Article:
Former Top-Secret Submarine Base In Crimea Is Now A Museum
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For centuries, Russia has considered the Crimean peninsula a strategic asset for projecting power across the Black Sea to Turkey and beyond. The peninsula is littered with military installations, old and new. NPR's Lucian Kim visited a once top-secret submarine base that dates from the Cold War.
LUCIAN KIM, BYLINE: Today, white yachts bob on Balaclava Bay, a quiet inlet tucked out of view from the open waters of the Black Sea. But 30 years ago, this was a restricted area in Sevastopol and instead of yachts, the Soviet 14th Submarine Division occupied this idyllic bay. Yury Tarariyev, a former Soviet Navy captain, served on a submarine designed to launch nuclear Armageddon.
YURY TARARIYEV: (Through interpreter) When we went out to sea, we took on board nuclear warheads and were ready to use them if ordered to.
KIM: Of course, it never came to that. But the Soviet Navy was prepared to survive an American first strike, including a direct hit on the submarine base here.
TARARIYEV: (Through interpreter) Just so you understand, somehow a plane was supposed to penetrate all our air defenses and drop a nuclear bomb here, a mushroom cloud rises up, seawater floods the bay and covers the hilltops and then a wall of water comes crashing down on this gate, which holds it back.
KIM: Tarariyev is pointing at the gate, basically a giant metal cube weighing 165 tons that would have sealed off the base during a nuclear war. Today, the base is a museum and Tarariyev its director. He leads me inside.
TARARIYEV: (Foreign language spoken).
KIM: Tarariyev says he watched with tears in his eyes when the last sub took to sea in 1992 and the abandoned base was plundered of anything of value. Crimea had suddenly become a province of independent Ukraine.
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PRESIDENT VLADIMIR PUTIN: (Foreign language spoken).
KIM: That's Russian President Vladimir Putin justifying the Russian occupation of Crimea in 2014. He said the annexation would prevent Crimea's naval bases from falling into NATO's hands. Like many Crimeans, Tarariyev cheered the annexation. And now his museum is run by the Defense Ministry in Moscow. He hands me off to an assistant, Tatyana Stepantsevich, to guide me to the heart of the base built under 400 feet of rock.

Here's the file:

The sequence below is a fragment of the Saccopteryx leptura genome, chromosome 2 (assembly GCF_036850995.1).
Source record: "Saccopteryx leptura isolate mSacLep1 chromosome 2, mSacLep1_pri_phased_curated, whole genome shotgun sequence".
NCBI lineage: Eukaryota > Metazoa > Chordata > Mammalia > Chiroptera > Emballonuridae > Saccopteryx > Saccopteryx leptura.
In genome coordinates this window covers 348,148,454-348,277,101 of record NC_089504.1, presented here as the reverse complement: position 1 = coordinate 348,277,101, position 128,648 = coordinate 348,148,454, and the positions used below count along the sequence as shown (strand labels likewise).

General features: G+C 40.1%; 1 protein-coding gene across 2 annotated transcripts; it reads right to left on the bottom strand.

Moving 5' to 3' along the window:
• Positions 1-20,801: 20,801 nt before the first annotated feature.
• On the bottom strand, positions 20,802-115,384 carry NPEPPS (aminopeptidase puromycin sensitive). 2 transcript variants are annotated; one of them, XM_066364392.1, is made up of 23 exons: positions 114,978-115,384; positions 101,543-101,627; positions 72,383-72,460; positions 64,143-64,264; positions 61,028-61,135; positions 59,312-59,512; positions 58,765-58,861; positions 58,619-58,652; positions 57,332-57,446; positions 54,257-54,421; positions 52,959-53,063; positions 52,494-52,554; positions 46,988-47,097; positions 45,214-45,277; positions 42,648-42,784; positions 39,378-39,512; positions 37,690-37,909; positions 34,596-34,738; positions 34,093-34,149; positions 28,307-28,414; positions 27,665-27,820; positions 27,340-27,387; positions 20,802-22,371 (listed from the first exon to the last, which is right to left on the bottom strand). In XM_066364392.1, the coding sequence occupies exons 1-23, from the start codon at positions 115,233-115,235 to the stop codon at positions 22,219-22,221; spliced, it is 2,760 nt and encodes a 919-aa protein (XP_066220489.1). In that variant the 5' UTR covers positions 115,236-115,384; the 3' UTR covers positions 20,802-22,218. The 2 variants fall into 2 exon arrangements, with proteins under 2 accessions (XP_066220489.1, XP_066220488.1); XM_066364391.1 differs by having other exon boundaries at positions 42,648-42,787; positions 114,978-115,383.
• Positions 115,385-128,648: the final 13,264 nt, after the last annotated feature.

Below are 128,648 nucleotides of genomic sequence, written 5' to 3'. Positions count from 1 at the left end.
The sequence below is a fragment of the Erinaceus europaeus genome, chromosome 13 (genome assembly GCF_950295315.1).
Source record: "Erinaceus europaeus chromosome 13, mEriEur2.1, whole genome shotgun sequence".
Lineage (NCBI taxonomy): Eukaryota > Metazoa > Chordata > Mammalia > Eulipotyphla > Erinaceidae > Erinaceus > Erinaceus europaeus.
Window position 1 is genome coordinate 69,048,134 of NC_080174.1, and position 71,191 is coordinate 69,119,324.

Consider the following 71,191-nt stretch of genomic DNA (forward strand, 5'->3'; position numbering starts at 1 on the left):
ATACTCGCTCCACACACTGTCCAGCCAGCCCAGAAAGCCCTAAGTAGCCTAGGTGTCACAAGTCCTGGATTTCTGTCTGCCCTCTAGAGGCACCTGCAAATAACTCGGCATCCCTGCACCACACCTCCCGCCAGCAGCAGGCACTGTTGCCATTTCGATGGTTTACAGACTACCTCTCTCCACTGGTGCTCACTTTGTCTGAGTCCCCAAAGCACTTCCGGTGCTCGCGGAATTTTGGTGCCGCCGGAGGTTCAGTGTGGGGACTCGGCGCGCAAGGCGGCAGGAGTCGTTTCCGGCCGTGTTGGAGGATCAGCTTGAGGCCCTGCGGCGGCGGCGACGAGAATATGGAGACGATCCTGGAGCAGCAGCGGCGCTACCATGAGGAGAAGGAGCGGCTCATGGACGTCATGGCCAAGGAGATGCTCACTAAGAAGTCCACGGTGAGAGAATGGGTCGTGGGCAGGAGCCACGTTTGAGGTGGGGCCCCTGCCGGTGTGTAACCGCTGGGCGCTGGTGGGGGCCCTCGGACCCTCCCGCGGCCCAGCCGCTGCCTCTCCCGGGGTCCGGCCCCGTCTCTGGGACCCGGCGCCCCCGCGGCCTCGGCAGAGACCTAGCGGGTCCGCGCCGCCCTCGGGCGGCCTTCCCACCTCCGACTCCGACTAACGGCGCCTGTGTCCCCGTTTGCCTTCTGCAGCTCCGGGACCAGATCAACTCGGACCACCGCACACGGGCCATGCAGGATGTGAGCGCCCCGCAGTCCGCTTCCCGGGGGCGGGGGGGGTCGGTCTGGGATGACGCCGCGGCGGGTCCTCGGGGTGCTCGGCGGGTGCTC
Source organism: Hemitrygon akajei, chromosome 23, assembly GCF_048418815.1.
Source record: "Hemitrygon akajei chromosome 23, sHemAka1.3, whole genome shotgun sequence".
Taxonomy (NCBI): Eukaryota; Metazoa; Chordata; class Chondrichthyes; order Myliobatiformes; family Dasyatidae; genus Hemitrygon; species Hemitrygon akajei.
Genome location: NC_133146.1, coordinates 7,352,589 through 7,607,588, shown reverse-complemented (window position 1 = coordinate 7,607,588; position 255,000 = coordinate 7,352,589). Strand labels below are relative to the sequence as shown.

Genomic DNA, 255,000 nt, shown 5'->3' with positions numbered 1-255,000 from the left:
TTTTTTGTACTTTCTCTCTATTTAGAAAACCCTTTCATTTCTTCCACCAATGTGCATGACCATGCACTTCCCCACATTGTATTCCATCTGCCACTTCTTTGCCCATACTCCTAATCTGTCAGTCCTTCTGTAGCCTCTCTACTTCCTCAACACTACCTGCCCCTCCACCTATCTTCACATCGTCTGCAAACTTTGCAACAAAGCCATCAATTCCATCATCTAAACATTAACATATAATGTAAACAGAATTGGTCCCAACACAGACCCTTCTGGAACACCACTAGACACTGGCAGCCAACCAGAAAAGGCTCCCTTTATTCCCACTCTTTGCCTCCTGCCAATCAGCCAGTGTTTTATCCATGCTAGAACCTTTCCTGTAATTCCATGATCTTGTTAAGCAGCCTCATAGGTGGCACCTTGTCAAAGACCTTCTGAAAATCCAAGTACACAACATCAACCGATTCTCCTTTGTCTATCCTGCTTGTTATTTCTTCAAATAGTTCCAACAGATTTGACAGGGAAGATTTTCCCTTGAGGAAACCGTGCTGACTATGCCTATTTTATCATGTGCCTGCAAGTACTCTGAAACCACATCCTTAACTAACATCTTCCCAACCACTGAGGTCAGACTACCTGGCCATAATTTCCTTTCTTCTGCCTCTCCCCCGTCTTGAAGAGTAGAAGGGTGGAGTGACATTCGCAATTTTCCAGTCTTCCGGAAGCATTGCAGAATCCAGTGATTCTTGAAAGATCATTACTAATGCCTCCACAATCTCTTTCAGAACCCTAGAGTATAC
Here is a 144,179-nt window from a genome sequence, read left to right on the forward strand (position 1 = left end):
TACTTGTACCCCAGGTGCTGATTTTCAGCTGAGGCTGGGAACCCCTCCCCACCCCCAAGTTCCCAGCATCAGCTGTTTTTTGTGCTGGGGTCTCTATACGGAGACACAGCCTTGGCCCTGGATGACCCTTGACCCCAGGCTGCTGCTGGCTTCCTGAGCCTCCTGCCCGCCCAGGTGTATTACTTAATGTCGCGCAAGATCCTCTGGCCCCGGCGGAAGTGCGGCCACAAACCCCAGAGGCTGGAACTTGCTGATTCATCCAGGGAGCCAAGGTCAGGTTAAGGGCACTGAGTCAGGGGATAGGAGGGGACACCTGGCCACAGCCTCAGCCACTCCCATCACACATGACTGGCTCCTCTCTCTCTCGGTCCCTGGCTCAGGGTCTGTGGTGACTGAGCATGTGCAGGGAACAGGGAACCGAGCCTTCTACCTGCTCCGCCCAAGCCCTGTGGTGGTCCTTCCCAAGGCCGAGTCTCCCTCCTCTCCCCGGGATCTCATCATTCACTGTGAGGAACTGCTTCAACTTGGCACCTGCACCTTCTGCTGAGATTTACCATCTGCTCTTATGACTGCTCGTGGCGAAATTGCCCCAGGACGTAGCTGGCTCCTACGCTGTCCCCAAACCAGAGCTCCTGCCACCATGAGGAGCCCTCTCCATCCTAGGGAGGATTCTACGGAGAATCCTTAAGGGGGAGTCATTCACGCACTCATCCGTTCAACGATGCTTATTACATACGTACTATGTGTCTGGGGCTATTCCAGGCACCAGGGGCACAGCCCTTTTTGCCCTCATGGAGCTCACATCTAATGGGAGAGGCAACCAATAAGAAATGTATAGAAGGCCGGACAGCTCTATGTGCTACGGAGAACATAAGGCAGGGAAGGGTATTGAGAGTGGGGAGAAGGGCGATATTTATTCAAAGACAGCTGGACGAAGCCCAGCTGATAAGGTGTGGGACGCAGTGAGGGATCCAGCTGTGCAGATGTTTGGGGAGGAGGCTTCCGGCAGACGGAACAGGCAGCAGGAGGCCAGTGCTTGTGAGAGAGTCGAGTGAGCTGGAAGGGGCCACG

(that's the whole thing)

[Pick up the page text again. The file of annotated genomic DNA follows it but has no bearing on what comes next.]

We walk down a tunnel that's curved to deflect the shock waves from a 100-kiloton bomb blast. During the Cold War, there were enough supplies stockpiled here to last 30 days.
TATYANA STEPANTSEVICH: In front of us, we can see a dry dock. It's exactly the place where submarines were repaired.
KIM: The subs were brought to the dock deep under the mountain via a long underground canal.
STEPANTSEVICH: So now we will cross the channel across this bridge. It's quite peaceful. You can see some ducks in our channel.
STEPANTSEVICH: Yes. Can you see them?
KIM: Oh, wow. We've reached the most secret part of the base where nuclear warheads were stored before being loaded onto the subs. I asked my guide, who was born after the collapse of the Soviet Union, what she thinks of the new tensions between Russia and the United States.
STEPANTSEVICH: I think it's not a good idea to return to those times, actually. It would be a great idea to be friends and to cooperate rather than to have a war, even if it is so-called Cold War.
KIM: She says secret submarine bases are best used as museums. Lucian Kim, NPR News, Balaclava, Crimea.
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